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It Might Have Started in 1582

by Neal Whitman, Poetry Prof

Yes, it might have been the year that the Gregorian Calendar was introduced and New Year’s Day was moved from April 1 to January 1. News traveled more slowly back then and folks who still got the day wrong were said to be fools.

A wonder of the Internet is that news travels today in nanoseconds. Another wonder is the ability to make friends we might never meet in person. Back in my school days in the 1950s, we had pen pals. A boy in Manitoba, Canada, and I exchanged a few letters and then it petered out when we could not think of much more to say once we got beyond who was in our families and where we went to school. Now I have “email-pals” all over the world, mostly poets. One of them is a poet in Australia, Lorin Ford [she said it would be okay to tell you her name]. She is a highly regarded haiku poet and has won many awards, so I feel lucky that she has time for me. Right now she is busy editing haiku for A Hundred Gourds []. A few months ago I asked her to recommend an anthology of Australian poetry to fill a gap in my home library. I took one of her suggestions and bought a used copy (on the Internet, of course!) – The Penguin Book of Australian Poetry edited by John Trantner and Philip Mead. In their Introduction, I read:

… in 1944 the figure of a hoax poet, ‘Ern Malley,’ appears on the scene – a ghostly presence designed to self-destruct and take Modernism with him into the void.

Malley’s poems were given fourteen pages in this not-quite-500 page tome. A-ha! A subject for my April 1 Poetry Prof feature. I profess: I like a good joke. Malley poems are in print and there is a book about the hoax, out of print. In the spirit of our Internet age, here I am going to rely in part on The Official Ern Malley Website recommended by Lorin:

The seeds for the hoax begin in 1940 when 19-year-old University of Adelaide student, Max Harris, founded a poetry journal, Angry Penguins. The title came from a Harris poem…

We know no mithridatum of despair as drunks, the angry penguins of the night,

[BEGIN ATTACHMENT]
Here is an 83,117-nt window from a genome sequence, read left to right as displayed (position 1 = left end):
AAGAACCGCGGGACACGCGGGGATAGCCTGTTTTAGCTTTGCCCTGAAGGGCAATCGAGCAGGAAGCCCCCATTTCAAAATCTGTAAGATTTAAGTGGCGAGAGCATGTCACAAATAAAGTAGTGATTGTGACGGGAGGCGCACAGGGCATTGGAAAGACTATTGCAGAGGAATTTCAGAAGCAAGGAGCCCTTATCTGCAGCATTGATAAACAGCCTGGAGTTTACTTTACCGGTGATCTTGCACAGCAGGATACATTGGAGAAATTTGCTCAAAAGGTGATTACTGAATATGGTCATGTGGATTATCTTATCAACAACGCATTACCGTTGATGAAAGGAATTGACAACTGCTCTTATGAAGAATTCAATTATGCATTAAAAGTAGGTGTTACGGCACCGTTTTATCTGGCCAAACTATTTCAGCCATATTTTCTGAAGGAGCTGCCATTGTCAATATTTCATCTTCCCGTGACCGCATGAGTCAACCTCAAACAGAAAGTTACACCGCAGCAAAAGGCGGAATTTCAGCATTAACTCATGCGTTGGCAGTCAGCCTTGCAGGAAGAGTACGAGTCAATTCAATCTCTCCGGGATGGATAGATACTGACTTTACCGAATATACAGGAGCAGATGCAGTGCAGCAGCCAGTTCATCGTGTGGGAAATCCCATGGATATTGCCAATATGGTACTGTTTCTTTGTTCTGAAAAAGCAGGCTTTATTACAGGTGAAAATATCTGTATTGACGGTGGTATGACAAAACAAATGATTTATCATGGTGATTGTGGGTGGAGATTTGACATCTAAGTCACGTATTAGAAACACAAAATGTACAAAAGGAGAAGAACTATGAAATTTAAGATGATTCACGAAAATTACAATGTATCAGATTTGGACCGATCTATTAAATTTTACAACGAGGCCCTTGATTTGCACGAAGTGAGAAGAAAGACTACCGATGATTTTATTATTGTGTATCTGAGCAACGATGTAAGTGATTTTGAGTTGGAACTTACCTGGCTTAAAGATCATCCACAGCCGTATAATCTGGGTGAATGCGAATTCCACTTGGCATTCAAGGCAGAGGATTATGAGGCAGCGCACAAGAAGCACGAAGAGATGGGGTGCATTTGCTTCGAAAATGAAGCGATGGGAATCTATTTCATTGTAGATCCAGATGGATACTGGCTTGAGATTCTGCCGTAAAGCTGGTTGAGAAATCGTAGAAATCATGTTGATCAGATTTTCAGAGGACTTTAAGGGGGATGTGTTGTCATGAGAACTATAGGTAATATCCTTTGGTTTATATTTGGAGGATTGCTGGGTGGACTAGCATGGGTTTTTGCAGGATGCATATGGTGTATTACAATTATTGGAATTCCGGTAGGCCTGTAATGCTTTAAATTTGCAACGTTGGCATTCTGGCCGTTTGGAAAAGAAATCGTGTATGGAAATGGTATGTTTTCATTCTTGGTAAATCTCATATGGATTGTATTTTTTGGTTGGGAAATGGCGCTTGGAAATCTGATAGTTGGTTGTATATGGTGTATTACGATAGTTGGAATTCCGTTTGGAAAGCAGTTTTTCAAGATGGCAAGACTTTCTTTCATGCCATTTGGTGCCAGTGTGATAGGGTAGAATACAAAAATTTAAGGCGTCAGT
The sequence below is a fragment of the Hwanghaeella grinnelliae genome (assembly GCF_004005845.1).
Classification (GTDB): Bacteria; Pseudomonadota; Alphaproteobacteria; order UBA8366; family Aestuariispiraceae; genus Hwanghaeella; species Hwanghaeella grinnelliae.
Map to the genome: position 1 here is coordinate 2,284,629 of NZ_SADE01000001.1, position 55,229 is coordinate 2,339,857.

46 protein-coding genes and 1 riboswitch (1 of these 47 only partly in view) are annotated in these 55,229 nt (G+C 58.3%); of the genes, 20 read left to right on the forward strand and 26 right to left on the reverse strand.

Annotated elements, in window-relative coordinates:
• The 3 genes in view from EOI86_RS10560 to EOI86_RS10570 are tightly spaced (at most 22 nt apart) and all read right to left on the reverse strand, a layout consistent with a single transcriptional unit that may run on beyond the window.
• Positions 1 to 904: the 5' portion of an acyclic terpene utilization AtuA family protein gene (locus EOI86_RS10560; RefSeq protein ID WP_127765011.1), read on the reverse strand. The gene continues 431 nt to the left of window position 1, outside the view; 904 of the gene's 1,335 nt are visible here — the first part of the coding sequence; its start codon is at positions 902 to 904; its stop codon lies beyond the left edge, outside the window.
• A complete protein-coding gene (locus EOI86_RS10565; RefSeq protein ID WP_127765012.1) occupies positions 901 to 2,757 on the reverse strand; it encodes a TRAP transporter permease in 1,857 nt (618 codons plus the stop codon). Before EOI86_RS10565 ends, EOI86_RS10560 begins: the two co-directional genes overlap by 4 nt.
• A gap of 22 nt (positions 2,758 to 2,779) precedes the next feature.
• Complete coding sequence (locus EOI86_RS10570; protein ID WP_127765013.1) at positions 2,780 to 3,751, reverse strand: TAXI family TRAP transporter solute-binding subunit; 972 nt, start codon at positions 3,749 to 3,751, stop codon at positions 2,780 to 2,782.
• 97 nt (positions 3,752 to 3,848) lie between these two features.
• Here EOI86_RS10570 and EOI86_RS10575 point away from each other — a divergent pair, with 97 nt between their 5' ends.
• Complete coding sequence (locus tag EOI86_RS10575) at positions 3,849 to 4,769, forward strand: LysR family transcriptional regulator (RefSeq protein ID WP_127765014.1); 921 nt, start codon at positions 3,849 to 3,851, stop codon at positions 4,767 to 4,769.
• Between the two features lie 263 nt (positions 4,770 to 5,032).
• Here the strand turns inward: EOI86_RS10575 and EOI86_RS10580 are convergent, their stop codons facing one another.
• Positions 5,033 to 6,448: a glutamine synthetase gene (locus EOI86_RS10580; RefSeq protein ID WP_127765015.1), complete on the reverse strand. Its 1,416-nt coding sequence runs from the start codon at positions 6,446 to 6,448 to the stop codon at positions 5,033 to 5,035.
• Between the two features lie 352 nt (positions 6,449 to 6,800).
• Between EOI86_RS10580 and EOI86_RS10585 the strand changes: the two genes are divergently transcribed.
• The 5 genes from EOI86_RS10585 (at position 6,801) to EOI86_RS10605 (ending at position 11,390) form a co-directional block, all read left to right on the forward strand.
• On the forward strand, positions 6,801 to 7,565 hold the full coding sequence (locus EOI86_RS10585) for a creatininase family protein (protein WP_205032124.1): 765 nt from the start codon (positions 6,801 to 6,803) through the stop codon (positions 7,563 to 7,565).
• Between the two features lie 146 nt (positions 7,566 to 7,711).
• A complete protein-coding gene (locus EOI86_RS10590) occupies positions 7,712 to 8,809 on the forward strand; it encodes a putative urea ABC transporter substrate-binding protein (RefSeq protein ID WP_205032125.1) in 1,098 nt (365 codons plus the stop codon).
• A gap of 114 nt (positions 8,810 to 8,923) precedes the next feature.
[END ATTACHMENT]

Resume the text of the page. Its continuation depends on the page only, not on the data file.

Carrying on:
straddling the cobbles of the square
tying a shoelace by fogged lamplight.

Two traditional poets, James McAuley and Harold Stewart, offended by the badness of the purported modernism here, thought it would a great gag to invent a modernist poet and submit wacko poems in his name. Thus, there in the autumn 1944 issue of Angry Penguins we first see the work of Ern Malley. The two culprits also were successful in getting Ern a book contract for Malley’s entire corpusThe Darkening Ecliptic. The jokesters, in fact, made Malley a corpse! They concocted a biography that Ernest Lalor Malley was born in Liverpool in 1918 and migrated as child to Australia with his parents and older sister, Ethel. He became an insurance salesman in Sidney and, after his death from Grave’s Disease in 1943, Ethel found this pile of his poems. McAuley and Stewart wrote to Harris, as Ethel, asking if he thought the stuff was any good.

Harris published Malley’s poems in Angry Penguins and wrote in tribute [grab a hanky, okay?]  –

Ern Malley prepared for his death quietly confident that he was a great poet, and that he would be known as such. He prepared his manuscript to that end — there was no ostentation nor the exhibitionism of the dying in the act. It was an act of calm controlled confidence. He treated death greatly, and as poetry, while undergoing the most fearful and debilitating nervous strain that a human being could possibly endure.

The Adelaide Daily Mail got wind that it might all be a hoax – perps cannot help themselves  – they leave clues and want to be found out. Harris hired a private dick, and soon the whole affair was exposed. Angry Penguins folded, but, in an act of defiance, Harris put out a new journal from 1951 – 1955, Ern Malley’s Journal, and re-published Malley poems! All seventeen poems appear in the Tranter and Mead anthology. These all are short poems and below is the Coda to “Colloquy with John Keats.”

We have lived as ectoplasm
The hand that would clutch
Our substance finds that his rude touch
Runs through him a frightful spasm
And hurls him back against the opposite wall

We know that there are three muses for poetry: Calliope for epic, Polythymnia for sacred, and Erato for love poetry. I wondered if there was a patron saint for poets. answered: “If poetry has a patron saint, he’s been looking the other way lately.” Well, whether he or she is loafing, you would be a fool not to be able to take a good joke. Next month, let’s catch up on Malley’s two inventors. Preview: they were not one-trick ponies.

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